Dominic Monaghan has played a hobbit in “The Lord of the Rings,” a castaway in “Lost” and, in his latest series, “Moonhaven,” a detective solving a crime on the moon.
“I like futuristic stories [and] I like murder and detective stories. The most refreshing thing about this show is that it’s exploring the idea that the future could be better,” Monaghan, 45, told The Post.
“Moonhaven,” streaming on AMC+, is set in a version of the future in which Earth is dying and there’s a utopian community on the moon. Paul (Monaghan) is a detective, but his job is very different from what it looks like on Earth. Since an AI system enables him and his partner Arlo (Kadeem Hardison) to determine the cause and culprit of a crime, their jobs are more akin to new-agey therapists as they console people about how to respond to a crime.
Their idyllic existence gets shaken up when Paul and Arlo are tasked with solving their first murder, right before the community’s phased migration back to Earth. To complicate matters, this overlaps with the arrival of a trio from the home planet: Bella Sway (Emma McDonald), a cargo pilot and smuggler; Earth diplomat Indira Mare (Amara Karan); and her bodyguard Tomm (Joe Manganiello), all of whom bring attitudes that are more skeptical and cynical than the “lunar” people are used to.
“The character I play is relatively naive — he’s quite an innocent man, idealistic. So, I just stayed in a kind of childlike headspace, thinking that humans were going to not lie and were going to be good and do the right thing,” Monaghan said. “Those are the elements of Paul that makes him unique when you compare him to the Earthers.”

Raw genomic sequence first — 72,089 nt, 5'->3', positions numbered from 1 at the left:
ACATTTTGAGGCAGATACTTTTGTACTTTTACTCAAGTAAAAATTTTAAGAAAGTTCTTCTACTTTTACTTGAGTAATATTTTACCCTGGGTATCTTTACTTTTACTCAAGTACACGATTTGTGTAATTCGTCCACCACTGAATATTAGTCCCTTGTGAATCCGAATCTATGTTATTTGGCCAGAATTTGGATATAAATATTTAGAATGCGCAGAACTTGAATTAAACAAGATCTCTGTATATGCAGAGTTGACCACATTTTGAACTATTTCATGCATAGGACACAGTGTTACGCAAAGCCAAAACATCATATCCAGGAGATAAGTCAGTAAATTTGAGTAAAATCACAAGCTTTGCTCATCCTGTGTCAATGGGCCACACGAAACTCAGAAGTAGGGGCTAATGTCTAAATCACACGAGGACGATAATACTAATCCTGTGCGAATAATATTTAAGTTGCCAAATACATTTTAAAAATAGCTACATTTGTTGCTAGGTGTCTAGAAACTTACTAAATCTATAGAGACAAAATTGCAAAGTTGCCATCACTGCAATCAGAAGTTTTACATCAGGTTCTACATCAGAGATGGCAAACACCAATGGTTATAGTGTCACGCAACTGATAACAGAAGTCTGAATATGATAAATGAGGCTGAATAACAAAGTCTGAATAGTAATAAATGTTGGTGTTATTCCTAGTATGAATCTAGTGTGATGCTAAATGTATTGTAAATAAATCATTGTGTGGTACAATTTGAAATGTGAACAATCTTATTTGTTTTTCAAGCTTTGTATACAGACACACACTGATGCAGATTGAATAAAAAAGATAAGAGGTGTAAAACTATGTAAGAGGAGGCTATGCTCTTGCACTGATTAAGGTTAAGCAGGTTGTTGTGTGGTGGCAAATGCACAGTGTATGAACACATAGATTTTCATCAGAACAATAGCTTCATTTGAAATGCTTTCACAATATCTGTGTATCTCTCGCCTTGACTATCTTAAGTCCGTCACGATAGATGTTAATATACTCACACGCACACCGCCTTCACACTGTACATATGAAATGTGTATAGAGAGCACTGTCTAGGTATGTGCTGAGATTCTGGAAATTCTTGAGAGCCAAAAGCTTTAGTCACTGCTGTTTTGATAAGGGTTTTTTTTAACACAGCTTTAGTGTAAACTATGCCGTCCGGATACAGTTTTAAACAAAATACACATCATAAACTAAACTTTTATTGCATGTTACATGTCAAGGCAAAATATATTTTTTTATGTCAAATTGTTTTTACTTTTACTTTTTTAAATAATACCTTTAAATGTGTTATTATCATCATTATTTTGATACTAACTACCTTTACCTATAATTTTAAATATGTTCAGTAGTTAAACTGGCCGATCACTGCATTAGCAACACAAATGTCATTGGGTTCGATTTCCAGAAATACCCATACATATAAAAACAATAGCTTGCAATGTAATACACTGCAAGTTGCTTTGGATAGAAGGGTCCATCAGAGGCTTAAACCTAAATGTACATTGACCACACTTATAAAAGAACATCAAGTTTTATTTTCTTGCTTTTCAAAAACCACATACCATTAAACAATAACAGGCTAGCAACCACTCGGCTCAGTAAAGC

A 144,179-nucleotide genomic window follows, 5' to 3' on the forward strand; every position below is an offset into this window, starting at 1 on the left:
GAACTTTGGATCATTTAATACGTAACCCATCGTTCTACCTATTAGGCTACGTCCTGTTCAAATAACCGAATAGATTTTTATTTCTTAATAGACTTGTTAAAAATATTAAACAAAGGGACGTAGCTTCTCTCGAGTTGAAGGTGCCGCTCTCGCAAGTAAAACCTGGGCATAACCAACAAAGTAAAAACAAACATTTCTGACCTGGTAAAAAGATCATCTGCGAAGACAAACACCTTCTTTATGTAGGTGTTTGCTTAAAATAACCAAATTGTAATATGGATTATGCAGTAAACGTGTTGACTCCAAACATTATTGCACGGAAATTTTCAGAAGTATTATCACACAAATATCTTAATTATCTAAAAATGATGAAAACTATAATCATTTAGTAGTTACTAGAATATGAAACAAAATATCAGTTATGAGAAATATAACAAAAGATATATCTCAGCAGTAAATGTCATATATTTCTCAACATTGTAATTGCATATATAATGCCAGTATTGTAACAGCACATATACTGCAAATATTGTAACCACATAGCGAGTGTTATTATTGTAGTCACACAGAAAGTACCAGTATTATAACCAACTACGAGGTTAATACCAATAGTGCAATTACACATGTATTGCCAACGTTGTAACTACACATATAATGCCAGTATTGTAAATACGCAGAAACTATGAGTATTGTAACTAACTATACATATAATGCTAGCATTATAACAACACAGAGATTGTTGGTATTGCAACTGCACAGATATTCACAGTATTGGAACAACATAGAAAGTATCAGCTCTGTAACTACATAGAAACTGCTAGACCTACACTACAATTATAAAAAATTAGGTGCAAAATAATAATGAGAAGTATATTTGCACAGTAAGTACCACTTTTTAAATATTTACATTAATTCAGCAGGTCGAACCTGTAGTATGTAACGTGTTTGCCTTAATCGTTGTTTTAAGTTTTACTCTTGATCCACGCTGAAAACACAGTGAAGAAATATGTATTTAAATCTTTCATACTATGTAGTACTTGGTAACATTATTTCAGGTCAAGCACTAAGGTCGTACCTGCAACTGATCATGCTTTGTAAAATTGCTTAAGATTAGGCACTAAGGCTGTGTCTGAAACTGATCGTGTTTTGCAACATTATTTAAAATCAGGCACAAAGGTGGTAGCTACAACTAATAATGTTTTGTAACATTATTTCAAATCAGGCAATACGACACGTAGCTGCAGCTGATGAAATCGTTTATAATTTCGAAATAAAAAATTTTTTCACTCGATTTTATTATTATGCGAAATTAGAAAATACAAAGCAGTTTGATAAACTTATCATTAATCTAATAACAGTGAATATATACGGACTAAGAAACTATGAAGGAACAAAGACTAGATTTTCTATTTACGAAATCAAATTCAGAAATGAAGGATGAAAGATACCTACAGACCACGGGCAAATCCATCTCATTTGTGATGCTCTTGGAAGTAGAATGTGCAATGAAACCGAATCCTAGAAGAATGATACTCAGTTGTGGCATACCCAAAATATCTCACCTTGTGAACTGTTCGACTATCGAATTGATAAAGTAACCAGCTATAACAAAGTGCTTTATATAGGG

“Moonhaven” is the latest in Monaghan’s career of sci-fi and fantasy fare; he’s also been in “Star Wars Episode IX: The Rise of Skywalker” and “X Men Origins: Wolverine,” and he’s currently also starring in the Audible podcast series “Moriarty: The Devil’s Game,” in which he plays the Sherlock Holmes villain.
“There’s nothing necessarily that I won’t do, it’s just all about characters, that’s what drives me,” he said. “I’m always looking to do something new.”
Most genre projects come with enthusiastic fan bases, and Monaghan said he’s used to that by now.
“There was a point where ‘Lord of the Rings’ was the biggest film of any given year that it was out. So, for three years in a row, I was lucky enough to be in the biggest film in the world, and then in 2004 when ‘Lost’ came out, I was lucky enough to be in the biggest film of the year, and the biggest TV show on the planet,” he said. “At that point, things get hectic. It’s difficult then to be going to supermarkets and out and about. I still did it, but it definitely got crazy.”
Meanwhile, “The Lord of the Rings” franchise is returning to the spotlight soon, with the Sept. 2 premiere of the Prime Video series “The Lord of the Rings: The Rings of Power.”
“I think it’s great. It’s fun to see new life being breathed into that incredible series of books written by Professor Tolkien,” Monaghan said. “I’m interested to see what people do. Obviously, Amazon is not shy of money, and they’ve put a lot of money into this particular project. Fingers crossed it ends up being something that finds a new audience.”
He doesn’t think it will change the level of interest in the films, however.
“I think those movies are kind of timeless … multiple times a day people will tell me they just finished watching those films, and how much it moved them, or how important it was to their family. So, I don’t know if the interest has ever truly waned. But maybe it will pick up with the Amazon project.
“I’ve been doing a few conventions with [‘Rings’ co-stars] Elijah [Wood] and Sean [Astin] and Billy [Boyd] recently, and when the four of us go out for dinner … you find people losing their marbles, which is fun. I would be the same. If I saw Luke Skywalker, Han Solo, C-3PO and Chewbacca having dinner, I would be geeking out, too.”
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